Two trending events bring to light the serial violation of human rights in Nigeria by agents of the state. In Kebbi State, the religious police, Hisbah, released “guidelines” that blatantly violate basic rights in its mission to enforce criminal aspects of Sharia law on residents of the North-West state. A few days earlier, video clips and photographs shared nationally and around the world depicted Kano State Hisbah operatives shaving the hair of young men arrested for donning stylish hairstyles they felt did not meet their religious inclination. Such impunity has no place in a multi-religious, democratic society guided by the rule of law and the constitution.
When impudence goes unchallenged, its perpetrators become emboldened to trample at will on the rights of their victims. Kebbi State follows this template. Having been tolerated when, like 11 other northern states, it passed controversial religious ordinances in defiance of the constitution, the state’s Hisbah has gone further. News media reported that it has now banned stylish haircuts, sagging of trousers and playing of music at social events. It also banned commercial tricycles and motorcycles from carrying two women as passengers. This is ridiculous, but not new to Nigerians.
Such theatre of the absurd has been standard fare since Zamfara blazed the trail by introducing criminal aspects of Sharia law in 2000. In Kano, photos and videos had emerged showing the Hisbah men forcibly shaving the hair of young men they had arrested for sporting “un-Islamic” hairstyles. They also routinely arrest, detain and punish youths for alleged “improper dressing” and for posting photographs and posters on their tricycles that they imperiously declare to be obscene. Choice of dressing, hairstyles and assembly are constitutionally guaranteed personal, fundamental rights. The morality police are a misnomer in a multi-religious or a secular society. These provocations have gone far enough.
Really, Hisbah and these state governments are acting in defiance of the constitution. In January 2014, the Kano State Hisbah Board boasted that 2013 was for it “a wonderful year” during which it destroyed over 200,000 bottles of beer seized across the state’s 44 local government areas in addition to prosecuting its owners. It has continued this practice; in September 2019, it gleefully announced the destruction of another 196,400 bottles of beer and 12 trucks ferrying alcoholic beverages into the state. Neighbouring Jigawa State in August said its Hisbah seized and destroyed 588 bottles of beer in Ringim LGA. The international community was scandalised by the recent death sentence on a singer and a 10-year prison term on a 13-year-old boy for “blasphemy” by Kano Sharia courts.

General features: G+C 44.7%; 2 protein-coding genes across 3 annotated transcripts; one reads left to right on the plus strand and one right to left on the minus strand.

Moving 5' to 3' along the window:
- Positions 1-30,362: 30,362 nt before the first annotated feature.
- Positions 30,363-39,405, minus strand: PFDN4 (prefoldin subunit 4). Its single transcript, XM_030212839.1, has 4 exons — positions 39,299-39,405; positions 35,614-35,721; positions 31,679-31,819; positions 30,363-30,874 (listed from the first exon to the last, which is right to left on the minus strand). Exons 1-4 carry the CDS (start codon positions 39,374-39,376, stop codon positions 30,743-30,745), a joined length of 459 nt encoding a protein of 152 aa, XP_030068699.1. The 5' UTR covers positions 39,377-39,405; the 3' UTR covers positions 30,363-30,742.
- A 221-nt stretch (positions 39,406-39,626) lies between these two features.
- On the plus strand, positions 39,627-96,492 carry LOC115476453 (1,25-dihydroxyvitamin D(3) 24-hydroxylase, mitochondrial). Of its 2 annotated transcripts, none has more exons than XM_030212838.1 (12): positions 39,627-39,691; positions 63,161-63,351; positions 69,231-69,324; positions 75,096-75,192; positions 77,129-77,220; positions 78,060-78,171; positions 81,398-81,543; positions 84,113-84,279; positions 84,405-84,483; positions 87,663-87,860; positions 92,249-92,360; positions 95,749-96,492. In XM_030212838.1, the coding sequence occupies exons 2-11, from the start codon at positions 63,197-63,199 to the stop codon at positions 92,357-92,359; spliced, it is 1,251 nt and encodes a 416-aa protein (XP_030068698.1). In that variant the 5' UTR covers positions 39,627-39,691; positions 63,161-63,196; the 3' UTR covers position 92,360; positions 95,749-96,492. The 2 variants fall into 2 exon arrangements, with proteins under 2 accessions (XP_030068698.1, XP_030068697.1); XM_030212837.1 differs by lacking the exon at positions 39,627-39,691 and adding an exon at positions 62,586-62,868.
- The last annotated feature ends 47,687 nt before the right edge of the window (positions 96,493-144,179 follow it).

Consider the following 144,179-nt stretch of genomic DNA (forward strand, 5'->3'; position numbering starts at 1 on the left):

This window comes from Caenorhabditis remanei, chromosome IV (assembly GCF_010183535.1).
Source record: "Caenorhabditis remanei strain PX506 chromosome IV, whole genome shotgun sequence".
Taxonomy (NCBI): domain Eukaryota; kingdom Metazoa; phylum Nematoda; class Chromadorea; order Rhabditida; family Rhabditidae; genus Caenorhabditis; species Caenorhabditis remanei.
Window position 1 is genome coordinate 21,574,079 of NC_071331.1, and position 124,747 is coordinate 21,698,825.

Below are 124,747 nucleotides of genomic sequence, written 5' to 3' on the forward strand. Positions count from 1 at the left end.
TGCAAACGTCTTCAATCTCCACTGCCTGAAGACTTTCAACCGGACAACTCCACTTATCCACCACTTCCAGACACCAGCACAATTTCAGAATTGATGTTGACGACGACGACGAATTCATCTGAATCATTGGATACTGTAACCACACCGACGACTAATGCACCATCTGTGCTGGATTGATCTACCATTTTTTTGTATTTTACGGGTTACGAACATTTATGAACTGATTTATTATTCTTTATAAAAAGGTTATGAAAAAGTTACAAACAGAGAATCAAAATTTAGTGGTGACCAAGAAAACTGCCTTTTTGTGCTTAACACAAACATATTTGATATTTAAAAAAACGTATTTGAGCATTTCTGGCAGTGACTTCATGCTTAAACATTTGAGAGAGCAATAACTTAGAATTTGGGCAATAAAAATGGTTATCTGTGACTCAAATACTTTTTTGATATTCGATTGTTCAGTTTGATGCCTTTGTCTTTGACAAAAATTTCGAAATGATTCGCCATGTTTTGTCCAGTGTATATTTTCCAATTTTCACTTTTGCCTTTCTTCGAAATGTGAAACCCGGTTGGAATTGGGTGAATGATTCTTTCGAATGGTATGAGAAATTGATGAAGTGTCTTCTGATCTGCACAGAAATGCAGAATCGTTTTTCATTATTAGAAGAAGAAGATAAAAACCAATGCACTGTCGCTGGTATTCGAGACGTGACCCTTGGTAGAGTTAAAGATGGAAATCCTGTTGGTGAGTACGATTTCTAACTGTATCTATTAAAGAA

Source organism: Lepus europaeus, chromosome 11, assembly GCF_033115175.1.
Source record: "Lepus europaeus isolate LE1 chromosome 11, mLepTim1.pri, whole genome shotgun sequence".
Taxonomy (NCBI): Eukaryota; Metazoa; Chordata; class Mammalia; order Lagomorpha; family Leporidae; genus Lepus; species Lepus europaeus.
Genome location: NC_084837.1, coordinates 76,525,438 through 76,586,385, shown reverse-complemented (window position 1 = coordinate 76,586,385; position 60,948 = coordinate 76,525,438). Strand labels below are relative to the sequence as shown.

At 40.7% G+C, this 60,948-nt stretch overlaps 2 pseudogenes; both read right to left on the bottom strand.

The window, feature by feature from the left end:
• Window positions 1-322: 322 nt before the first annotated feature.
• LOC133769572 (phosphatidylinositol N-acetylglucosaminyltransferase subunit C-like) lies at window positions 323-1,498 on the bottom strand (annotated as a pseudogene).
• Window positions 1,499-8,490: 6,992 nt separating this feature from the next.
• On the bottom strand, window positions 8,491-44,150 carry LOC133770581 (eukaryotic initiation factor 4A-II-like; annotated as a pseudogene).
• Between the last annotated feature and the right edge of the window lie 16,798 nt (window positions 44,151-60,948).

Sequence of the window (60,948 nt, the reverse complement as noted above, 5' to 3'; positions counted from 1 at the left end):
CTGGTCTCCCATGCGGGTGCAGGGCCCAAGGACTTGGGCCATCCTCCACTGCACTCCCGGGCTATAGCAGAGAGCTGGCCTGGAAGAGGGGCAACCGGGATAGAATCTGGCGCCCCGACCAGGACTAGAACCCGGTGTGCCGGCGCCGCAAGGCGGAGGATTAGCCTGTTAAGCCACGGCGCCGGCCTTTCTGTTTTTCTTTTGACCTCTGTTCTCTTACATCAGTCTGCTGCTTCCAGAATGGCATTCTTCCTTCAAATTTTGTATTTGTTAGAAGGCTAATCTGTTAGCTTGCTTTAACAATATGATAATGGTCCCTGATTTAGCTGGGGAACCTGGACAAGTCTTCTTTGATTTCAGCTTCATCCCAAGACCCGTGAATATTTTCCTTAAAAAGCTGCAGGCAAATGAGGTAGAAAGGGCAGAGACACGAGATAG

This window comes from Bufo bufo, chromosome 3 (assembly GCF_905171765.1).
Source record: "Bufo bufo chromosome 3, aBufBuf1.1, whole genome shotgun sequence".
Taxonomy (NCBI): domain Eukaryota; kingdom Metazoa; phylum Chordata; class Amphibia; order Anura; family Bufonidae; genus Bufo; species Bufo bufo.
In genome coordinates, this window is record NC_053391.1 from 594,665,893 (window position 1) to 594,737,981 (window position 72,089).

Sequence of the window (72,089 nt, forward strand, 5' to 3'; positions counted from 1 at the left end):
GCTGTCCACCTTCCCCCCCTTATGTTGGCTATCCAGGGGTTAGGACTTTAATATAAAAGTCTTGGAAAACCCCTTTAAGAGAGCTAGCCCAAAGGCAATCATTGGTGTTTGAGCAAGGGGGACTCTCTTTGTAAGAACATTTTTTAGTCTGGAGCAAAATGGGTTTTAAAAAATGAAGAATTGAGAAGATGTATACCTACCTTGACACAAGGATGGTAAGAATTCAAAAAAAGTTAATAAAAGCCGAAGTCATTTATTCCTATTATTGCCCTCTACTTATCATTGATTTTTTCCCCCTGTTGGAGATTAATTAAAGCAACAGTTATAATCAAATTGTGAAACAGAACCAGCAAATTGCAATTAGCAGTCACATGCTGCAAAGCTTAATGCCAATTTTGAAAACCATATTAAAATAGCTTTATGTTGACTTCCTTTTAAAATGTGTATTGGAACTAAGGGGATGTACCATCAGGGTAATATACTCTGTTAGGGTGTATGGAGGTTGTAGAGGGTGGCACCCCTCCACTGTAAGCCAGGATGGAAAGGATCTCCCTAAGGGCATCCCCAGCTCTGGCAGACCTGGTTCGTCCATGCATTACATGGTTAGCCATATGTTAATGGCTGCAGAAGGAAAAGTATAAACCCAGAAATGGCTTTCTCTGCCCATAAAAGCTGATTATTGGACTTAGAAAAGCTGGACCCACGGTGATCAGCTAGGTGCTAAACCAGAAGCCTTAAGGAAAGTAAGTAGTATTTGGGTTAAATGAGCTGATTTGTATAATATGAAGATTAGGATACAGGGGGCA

In May 2018, then Governor Abdulaziz Yari signed into law a bill authorising the Zamfara State Hisbah Commission to “arrest, interrogate and search residences or items where it suspects anti-Sharia activities or substances banned by Sharia are being kept.” Ironically, Yari announced this unabashed promotion of religion to mark “Democracy Day” as part of his “achievements.”
These activities and the laws that enable them stand in violation of the 1999 Constitution and should be challenged. While it permits customary and Sharia family and communal civil law, Section 10 unambiguously declares that the “Government of the Federation or of a State shall not adopt any religion as State Religion.” Declarations by some governors to compel Sharia-compliance in their states circumvent this. Banning perfectly legal activities in a secular republic such as production and sale of alcohol, dressing styles and peaceful assembly and social mixing of the sexes, are flagrant rights violations.